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Scientists believe they are on the brink of proving the Earth has entered a new era for the first time in 11,700 years with the advent of the Anthropocene epoch, or the point when humanity’s influence on the planet’s geology became irreversible.
A small lake in an area outside Toronto has been identified as the site to provide the formal reference point for the new era, after extensive research by the international Anthropocene Working Group, made up of geologists and historical scientists.
The group was formed in 2009 and set itself the challenge of defining and establishing the Anthropocene era in relation to Earth’s 4.6bn-year timeline. The current Holocene epoch began at the end of the last ice age.
The scientists involved say changes to the planet can no longer be explained without taking into account human activity and interventions, the effects of which have been evident since the 1950s.
“We can see that humans have basically created a new Earth sphere beyond the biosphere,” said Jürgen Renn, a scientific member at the Max Planck Institute for the History of Science, referring to the areas of the Earth where life exists.
“If we really want to understand the system, we have to not only take into account the traditional Earth spheres, like hydrosphere, the atmosphere and the biosphere, but also the human technosphere,” he said.
The concept of the Anthropocene was first introduced by the Nobel Prize-winning atmospheric chemist Paul Crutzen in 2000, and has slowly gained interest and acceptance in the scientific community.
Over the past three years, the working group has sought to find a “golden spike” location, or point that defines the start of a new ecological era.
To test whether signs of the Anthropocene are present across the planet, the team assessed and voted on 12 potential sites, including the Antarctic peninsula, Beppu Bay in Japan, Ernesto Cave in Italy, Flinders Reef in Australia and Crawford Lake in Ontario, Canada.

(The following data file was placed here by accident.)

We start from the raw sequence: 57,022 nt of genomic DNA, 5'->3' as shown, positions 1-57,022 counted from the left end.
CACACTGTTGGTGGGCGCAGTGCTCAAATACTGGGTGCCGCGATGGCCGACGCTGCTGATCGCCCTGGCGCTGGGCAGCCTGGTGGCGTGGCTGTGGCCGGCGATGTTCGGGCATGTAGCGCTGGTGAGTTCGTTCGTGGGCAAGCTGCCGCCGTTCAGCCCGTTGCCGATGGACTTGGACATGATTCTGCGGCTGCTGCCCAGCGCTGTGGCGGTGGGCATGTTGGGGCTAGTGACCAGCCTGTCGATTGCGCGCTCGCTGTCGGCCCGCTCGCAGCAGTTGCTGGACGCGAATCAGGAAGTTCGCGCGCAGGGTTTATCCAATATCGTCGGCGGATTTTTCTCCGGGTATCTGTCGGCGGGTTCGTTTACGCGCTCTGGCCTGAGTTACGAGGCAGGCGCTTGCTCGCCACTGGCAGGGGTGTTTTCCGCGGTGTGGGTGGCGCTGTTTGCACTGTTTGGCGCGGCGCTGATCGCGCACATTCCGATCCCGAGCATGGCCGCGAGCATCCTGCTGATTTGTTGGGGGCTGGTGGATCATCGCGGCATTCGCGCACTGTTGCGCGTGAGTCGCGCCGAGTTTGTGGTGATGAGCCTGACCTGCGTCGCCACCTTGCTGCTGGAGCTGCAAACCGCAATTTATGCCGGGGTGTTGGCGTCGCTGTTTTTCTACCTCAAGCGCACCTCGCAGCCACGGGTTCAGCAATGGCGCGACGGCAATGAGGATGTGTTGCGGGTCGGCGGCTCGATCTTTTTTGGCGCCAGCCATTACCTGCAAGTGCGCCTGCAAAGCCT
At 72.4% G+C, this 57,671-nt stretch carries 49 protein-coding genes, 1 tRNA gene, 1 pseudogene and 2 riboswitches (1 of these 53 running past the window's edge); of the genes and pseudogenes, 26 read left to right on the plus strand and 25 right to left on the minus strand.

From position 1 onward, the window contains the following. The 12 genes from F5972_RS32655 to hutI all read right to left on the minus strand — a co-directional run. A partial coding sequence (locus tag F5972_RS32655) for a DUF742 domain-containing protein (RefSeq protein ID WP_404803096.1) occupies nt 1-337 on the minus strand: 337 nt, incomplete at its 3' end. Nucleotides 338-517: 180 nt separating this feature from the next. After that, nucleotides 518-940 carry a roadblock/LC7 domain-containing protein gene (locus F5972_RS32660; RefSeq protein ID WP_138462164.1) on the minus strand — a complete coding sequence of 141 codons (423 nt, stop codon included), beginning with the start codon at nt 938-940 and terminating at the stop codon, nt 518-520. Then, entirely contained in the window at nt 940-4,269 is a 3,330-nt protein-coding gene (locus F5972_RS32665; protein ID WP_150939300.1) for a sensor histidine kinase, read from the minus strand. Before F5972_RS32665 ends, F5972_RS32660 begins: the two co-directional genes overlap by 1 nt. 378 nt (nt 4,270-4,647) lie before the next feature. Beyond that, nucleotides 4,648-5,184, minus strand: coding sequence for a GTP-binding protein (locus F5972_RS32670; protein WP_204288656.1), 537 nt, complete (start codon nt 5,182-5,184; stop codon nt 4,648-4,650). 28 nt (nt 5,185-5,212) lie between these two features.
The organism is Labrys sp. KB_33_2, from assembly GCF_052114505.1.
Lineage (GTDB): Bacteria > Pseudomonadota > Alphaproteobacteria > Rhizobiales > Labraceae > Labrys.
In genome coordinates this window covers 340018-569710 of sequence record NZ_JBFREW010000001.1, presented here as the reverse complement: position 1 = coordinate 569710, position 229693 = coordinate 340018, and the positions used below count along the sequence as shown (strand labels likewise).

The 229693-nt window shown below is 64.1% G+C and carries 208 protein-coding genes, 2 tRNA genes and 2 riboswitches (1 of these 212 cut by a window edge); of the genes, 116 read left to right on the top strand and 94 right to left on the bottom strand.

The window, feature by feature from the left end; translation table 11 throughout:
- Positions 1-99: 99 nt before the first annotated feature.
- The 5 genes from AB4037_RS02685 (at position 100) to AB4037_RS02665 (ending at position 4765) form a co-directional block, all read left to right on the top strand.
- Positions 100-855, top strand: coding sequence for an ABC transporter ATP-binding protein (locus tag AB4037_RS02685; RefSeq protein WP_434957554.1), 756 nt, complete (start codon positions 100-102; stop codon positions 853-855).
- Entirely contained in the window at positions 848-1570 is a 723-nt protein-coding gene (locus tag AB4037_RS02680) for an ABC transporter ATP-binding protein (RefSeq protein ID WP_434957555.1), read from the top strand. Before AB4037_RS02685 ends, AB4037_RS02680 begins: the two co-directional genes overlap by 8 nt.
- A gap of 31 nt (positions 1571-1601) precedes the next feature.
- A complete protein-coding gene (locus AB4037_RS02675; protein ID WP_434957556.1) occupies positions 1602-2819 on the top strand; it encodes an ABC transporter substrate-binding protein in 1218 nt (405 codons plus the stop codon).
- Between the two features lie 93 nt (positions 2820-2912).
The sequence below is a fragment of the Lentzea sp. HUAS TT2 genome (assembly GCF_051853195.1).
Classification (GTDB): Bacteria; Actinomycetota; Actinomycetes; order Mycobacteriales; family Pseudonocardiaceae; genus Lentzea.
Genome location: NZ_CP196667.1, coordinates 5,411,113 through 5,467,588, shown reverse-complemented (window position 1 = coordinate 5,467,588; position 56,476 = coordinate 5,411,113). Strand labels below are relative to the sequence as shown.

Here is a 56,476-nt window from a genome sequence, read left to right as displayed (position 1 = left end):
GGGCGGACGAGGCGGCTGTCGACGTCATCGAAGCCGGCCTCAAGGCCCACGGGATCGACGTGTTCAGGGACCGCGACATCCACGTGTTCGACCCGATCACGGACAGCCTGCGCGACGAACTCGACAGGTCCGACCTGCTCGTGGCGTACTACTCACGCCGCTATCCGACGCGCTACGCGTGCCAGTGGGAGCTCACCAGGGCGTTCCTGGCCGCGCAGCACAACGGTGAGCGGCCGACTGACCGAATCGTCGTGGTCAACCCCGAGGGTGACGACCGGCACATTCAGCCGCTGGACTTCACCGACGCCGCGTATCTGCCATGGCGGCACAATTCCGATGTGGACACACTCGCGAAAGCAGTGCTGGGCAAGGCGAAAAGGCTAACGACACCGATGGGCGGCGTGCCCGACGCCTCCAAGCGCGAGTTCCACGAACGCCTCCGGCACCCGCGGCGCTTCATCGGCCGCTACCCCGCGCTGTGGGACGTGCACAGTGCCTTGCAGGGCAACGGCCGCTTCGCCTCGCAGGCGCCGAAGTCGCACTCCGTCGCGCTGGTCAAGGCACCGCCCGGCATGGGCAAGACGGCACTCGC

In all of the sites, the researchers looked for signs of human-made markers such as artificial radionuclides, combustion particles, neobiota — or organisms that appear in areas where they are not native — and organic pollutants, which point to human-caused planetary change.
Crawford Lake displayed the most evidence of changes in species and human activity in fossils over time, since its depth of almost 24 metres means matter that sinks to the bottom is well preserved.
“The record at Crawford Lake is representative of the changes that make the time since  geologically different from before and worthy of, we think, a golden spike,” said AWG member Francine McCarthy.
Plutonium markers in the rocks allowed scientists to identify the start of the cold war, since the radioactive material fell out of the atmosphere during nuclear-weapon testing.
They also observed evidence of rapid geological change owing to fossil fuels, nitrogen fertilisers and new species, indicating that the Anthropocene may have begun in the 1950s.
As well as identifying Crawford Lake in conjunction with the fourth International Congress on Stratigraphy in Lille this week, researchers will lodge submissions on why an Anthropocene epoch should be considered and the date it began. A final vote is planned for the International Geological Congress in Busan, South Korea, next year.
However, the researchers stressed that the vote may herald a new age of the Holocene epoch, instead of an Anthropocene era.
They added that declaring the Anthropocene could spur political action to limit humanity’s impact on the Earth.
“There was nothing inevitable about this, even a century ago, that we would move into a new epoch. It shows that the combined impacts of humanity can be changed rapidly for the good and for the bad,” said AWG chair Colin Waters, from the University of Leicester. “There’s hope in that respect.”